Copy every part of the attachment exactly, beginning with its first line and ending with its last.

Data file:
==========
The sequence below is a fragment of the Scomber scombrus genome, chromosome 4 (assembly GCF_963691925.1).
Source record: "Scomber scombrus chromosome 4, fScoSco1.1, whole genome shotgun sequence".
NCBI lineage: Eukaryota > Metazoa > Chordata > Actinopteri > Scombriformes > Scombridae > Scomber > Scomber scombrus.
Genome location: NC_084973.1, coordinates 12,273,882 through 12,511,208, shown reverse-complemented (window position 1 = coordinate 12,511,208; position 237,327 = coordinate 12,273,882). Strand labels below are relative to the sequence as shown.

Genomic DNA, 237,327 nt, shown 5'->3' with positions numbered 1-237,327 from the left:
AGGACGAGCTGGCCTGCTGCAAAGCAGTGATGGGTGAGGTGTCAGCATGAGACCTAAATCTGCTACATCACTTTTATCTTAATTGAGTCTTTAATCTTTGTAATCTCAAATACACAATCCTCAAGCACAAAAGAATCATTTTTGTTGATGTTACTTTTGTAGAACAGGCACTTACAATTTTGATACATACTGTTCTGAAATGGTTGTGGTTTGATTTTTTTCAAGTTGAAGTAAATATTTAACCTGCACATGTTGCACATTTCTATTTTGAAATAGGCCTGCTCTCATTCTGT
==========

The sequence below is a fragment of the Scomber scombrus genome, chromosome 4 (assembly GCF_963691925.1).
Source record: "Scomber scombrus chromosome 4, fScoSco1.1, whole genome shotgun sequence".
NCBI lineage: Eukaryota > Metazoa > Chordata > Actinopteri > Scombriformes > Scombridae > Scomber > Scomber scombrus.
Genome location: NC_084973.1, coordinates 12,273,882 through 12,511,208, shown reverse-complemented (window position 1 = coordinate 12,511,208; position 237,327 = coordinate 12,273,882). Strand labels below are relative to the sequence as shown.

Genomic DNA, 237,327 nt, shown 5'->3' with positions numbered 1-237,327 from the left:
AGGACGAGCTGGCCTGCTGCAAAGCAGTGATGGGTGAGGTGTCAGCATGAGACCTAAATCTGCTACATCACTTTTATCTTAATTGAGTCTTTAATCTTTGTAATCTCAAATACACAATCCTCAAGCACAAAAGAATCATTTTTGTTGATGTTACTTTTGTAGAACAGGCACTTACAATTTTGATACATACTGTTCTGAAATGGTTGTGGTTTGATTTTTTTCAAGTTGAAGTAAATATTTAACCTGCACATGTTGCACATTTCTATTTTGAAATAGGCCTGCTCTCATTCTGT